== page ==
People taking the weight loss drug, tirzepatide, an injectible for people with type 2 diabetes sold under the brand name Mounjaro, experienced alopecia (hair loss) in larger numbers in a clinical trial.
In that trial, published in 2022, 5.1% of people who took a 5 mg dose, 4.9% of people who took a 10 mg dose, and 5.7% of people who took a 15 mg dose all noted alopecia, while only 1% of participants receiving the placebo did.
So, there’s a chance a person taking the drug will notice hair loss. However, it’s not a big one.
Still, Massick believes patients should be advised of the possibility.
“Although not everyone will be affected, it is important for people to be aware of the potential correlation between TE and weight loss,” Massick said.
And, at least anecdotally, Ali said that hair loss is often less dramatic than weight loss.
“The patients it does happen to, in my experience, notice it and see it in the hairbrush,” Ali said. ”Other people don’t see it as much. It’s not big, bald patches. That’s why it doesn’t tend to be as significant as some people think.”
Prevention, treatment & permanence
Experts say there is only so much a person can do to prevent hair loss associated with weight loss.
However, Madan advises people to ensure they’re getting essential nutrients like iron and B vitamins.
“Often patients on weight loss drugs are eating less,” Madan said.
There’s also not much a person can do to treat it.
“Just…be gentle with combing and washing hair,” Madan said.
So, should you expect that thinning hair will be your new normal if you’re taking one of these drugs?
Experts say, probably not.
“It’s usually temporary,” said Ali. “When the weight stabilizes, the hair tends to go back to what it was before.”
However, Ali pointed out that the timing will vary from person to person, depending on how long it takes for their weight to stabilize.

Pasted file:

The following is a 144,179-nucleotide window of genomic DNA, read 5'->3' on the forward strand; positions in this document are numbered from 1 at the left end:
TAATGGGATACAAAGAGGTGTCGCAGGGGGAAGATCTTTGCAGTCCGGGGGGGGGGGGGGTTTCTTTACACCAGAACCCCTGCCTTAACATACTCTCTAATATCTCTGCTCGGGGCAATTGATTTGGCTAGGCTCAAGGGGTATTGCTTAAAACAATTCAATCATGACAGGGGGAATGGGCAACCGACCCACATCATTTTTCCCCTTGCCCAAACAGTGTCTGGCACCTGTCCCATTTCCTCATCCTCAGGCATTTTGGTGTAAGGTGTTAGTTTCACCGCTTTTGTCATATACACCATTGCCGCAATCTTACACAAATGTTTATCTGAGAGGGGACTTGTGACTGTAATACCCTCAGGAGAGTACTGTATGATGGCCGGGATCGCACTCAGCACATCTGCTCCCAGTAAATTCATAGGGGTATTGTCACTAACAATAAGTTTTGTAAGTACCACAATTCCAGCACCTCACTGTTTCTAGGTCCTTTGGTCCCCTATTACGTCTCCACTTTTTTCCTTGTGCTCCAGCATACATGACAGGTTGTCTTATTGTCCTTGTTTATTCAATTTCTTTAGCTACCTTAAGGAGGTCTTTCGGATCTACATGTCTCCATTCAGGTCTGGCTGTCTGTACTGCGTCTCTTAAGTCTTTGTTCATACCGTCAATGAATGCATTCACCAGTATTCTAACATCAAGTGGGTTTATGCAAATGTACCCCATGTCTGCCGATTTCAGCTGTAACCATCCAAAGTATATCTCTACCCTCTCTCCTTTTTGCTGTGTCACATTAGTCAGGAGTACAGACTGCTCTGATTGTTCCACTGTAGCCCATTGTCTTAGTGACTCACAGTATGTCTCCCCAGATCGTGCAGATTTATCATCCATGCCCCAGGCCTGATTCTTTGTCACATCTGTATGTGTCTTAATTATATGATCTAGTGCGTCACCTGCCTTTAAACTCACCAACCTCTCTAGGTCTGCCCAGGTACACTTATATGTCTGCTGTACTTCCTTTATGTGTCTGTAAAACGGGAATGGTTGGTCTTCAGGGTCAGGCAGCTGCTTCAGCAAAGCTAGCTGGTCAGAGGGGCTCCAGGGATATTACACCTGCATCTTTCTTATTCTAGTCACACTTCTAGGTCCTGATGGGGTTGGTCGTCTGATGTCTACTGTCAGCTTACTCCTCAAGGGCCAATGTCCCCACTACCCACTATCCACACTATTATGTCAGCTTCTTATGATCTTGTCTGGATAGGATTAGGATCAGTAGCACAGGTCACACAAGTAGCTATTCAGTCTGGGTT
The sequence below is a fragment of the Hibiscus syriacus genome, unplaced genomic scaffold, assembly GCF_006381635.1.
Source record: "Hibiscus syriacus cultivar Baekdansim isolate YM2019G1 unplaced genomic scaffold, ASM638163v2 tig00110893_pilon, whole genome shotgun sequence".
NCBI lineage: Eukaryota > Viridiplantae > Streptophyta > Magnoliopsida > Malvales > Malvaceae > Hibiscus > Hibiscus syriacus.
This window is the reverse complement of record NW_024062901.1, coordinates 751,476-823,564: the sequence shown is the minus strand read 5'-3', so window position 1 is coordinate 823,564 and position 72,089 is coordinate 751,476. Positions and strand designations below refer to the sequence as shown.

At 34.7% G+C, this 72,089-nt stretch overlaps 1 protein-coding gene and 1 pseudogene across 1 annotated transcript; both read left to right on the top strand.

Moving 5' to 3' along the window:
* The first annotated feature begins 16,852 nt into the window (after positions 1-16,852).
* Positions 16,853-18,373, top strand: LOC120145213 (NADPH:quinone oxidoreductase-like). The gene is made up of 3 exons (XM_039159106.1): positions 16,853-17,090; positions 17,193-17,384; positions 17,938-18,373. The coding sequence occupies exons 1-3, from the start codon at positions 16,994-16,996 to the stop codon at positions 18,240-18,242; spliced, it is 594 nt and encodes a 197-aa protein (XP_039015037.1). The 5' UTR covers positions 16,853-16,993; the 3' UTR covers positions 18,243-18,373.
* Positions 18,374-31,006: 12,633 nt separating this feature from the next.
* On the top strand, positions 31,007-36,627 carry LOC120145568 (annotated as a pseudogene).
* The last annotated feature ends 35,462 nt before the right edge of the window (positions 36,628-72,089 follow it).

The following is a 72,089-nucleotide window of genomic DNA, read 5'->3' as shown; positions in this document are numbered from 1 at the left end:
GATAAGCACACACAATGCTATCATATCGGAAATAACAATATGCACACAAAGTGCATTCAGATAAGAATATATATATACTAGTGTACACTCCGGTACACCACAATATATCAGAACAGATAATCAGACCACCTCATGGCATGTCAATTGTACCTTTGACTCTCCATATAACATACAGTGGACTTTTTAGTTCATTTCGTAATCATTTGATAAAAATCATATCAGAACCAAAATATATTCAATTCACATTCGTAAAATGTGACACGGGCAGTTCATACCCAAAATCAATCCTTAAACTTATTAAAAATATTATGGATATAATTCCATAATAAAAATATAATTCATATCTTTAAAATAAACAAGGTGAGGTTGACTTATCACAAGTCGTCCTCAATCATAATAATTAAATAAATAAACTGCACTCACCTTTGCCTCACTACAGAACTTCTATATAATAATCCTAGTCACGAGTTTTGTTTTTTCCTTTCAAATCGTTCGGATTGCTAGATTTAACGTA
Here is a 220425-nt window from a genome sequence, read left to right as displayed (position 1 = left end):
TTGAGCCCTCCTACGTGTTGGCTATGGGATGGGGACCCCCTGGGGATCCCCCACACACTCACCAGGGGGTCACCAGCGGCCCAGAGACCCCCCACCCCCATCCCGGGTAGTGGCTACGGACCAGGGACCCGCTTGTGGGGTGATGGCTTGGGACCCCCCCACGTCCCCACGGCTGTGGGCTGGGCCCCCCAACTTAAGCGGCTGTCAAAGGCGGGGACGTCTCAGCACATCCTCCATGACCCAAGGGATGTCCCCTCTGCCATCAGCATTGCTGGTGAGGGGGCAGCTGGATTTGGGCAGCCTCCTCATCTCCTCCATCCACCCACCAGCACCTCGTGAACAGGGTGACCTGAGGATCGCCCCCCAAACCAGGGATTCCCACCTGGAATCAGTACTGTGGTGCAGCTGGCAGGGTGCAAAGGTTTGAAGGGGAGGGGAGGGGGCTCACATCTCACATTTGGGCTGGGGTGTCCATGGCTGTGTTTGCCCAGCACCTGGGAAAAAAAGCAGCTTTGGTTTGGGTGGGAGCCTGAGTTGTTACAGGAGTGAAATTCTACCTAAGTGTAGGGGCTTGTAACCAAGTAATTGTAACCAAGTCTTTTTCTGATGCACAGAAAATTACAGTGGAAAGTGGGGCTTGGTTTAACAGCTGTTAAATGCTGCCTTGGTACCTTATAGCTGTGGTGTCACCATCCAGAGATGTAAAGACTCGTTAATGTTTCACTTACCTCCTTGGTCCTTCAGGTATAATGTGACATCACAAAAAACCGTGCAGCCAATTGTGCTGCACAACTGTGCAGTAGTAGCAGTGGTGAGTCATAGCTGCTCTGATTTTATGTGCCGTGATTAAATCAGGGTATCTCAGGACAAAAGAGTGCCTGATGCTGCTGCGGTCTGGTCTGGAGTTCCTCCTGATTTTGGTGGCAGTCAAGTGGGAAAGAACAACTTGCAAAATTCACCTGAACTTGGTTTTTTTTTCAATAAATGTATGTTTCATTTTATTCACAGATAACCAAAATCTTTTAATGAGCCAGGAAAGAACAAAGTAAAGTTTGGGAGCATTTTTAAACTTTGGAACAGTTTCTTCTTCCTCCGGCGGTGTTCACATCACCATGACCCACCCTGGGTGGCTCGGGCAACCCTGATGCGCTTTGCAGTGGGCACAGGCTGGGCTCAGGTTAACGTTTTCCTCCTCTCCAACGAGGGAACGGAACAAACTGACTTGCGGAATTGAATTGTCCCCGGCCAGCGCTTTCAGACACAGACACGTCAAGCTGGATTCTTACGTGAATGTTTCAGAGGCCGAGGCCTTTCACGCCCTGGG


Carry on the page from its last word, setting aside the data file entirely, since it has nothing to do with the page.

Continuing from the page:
Open discussions between providers and patients are needed
The social media posts with questions about drugs like Wegovy, Ozempic, and Mounjaro are valid ones.
However, health experts say that it’s important for patients to feel comfortable discussing their concerns with a provider and ensuring they have a customized treatment plan.
“This further emphasizes the importance of counseling and following up with a doctor who specializes in obesity medicine,” said Priya Jaisinghani, MD, endocrinologist and obesity medicine specialist at NYU Langone Health. “It is important to discuss what is considered safe and steady weight loss with your doctor.”
“You should also discuss what your diet should look like, including how much protein you should be consuming to keep your hair healthy and maintain muscle mass during weight loss.” she added.
Jaisinghani also advises people not to assume hair loss is because of weight loss.
“Hair loss can also be associated with other disorders such as thyroid, PCOS, chronic iron deficiency, childbirth, stress, major medical illness or surgery, and even medications,” Jaisinghani said.
A provider can go over your medical history and perform any necessary testing to rule out other potential conditions.